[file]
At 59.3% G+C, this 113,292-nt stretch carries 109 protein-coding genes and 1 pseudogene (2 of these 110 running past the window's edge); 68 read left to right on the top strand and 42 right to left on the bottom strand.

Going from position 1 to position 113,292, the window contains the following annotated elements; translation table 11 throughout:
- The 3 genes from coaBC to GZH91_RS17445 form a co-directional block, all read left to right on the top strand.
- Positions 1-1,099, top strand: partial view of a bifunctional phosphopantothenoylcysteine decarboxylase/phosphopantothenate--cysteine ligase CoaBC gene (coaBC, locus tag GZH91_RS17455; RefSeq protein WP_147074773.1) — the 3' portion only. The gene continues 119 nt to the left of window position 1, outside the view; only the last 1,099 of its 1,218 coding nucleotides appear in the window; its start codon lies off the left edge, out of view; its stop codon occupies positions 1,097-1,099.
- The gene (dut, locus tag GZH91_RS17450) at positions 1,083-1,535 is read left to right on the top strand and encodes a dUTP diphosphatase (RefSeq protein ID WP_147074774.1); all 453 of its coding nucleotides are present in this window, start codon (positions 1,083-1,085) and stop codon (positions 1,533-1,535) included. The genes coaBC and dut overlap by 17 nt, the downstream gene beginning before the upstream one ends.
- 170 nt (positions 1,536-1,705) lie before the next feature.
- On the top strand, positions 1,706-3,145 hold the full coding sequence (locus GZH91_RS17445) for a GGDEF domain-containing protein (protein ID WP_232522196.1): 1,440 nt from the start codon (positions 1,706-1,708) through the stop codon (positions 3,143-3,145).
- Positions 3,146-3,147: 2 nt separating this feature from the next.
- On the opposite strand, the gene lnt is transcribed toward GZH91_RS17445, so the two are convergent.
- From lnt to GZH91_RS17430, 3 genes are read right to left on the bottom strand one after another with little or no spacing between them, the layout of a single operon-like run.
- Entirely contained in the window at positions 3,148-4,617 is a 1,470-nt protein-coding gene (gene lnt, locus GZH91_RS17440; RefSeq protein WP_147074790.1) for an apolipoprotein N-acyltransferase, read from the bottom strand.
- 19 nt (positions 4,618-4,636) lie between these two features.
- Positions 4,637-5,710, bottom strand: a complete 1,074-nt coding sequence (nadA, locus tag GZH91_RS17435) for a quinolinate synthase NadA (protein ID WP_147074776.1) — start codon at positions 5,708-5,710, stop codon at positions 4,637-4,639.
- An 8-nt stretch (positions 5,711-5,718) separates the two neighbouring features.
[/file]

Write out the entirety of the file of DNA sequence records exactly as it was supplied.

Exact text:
At 59.3% G+C, this 113,292-nt stretch carries 109 protein-coding genes and 1 pseudogene (2 of these 110 running past the window's edge); 68 read left to right on the top strand and 42 right to left on the bottom strand.

Going from position 1 to position 113,292, the window contains the following annotated elements; translation table 11 throughout:
- The 3 genes from coaBC to GZH91_RS17445 form a co-directional block, all read left to right on the top strand.
- Positions 1-1,099, top strand: partial view of a bifunctional phosphopantothenoylcysteine decarboxylase/phosphopantothenate--cysteine ligase CoaBC gene (coaBC, locus tag GZH91_RS17455; RefSeq protein WP_147074773.1) — the 3' portion only. The gene continues 119 nt to the left of window position 1, outside the view; only the last 1,099 of its 1,218 coding nucleotides appear in the window; its start codon lies off the left edge, out of view; its stop codon occupies positions 1,097-1,099.
- The gene (dut, locus tag GZH91_RS17450) at positions 1,083-1,535 is read left to right on the top strand and encodes a dUTP diphosphatase (RefSeq protein ID WP_147074774.1); all 453 of its coding nucleotides are present in this window, start codon (positions 1,083-1,085) and stop codon (positions 1,533-1,535) included. The genes coaBC and dut overlap by 17 nt, the downstream gene beginning before the upstream one ends.
- 170 nt (positions 1,536-1,705) lie before the next feature.
- On the top strand, positions 1,706-3,145 hold the full coding sequence (locus GZH91_RS17445) for a GGDEF domain-containing protein (protein ID WP_232522196.1): 1,440 nt from the start codon (positions 1,706-1,708) through the stop codon (positions 3,143-3,145).
- Positions 3,146-3,147: 2 nt separating this feature from the next.
- On the opposite strand, the gene lnt is transcribed toward GZH91_RS17445, so the two are convergent.
- From lnt to GZH91_RS17430, 3 genes are read right to left on the bottom strand one after another with little or no spacing between them, the layout of a single operon-like run.
- Entirely contained in the window at positions 3,148-4,617 is a 1,470-nt protein-coding gene (gene lnt, locus GZH91_RS17440; RefSeq protein WP_147074790.1) for an apolipoprotein N-acyltransferase, read from the bottom strand.
- 19 nt (positions 4,618-4,636) lie between these two features.
- Positions 4,637-5,710, bottom strand: a complete 1,074-nt coding sequence (nadA, locus tag GZH91_RS17435) for a quinolinate synthase NadA (protein ID WP_147074776.1) — start codon at positions 5,708-5,710, stop codon at positions 4,637-4,639.
- An 8-nt stretch (positions 5,711-5,718) separates the two neighbouring features.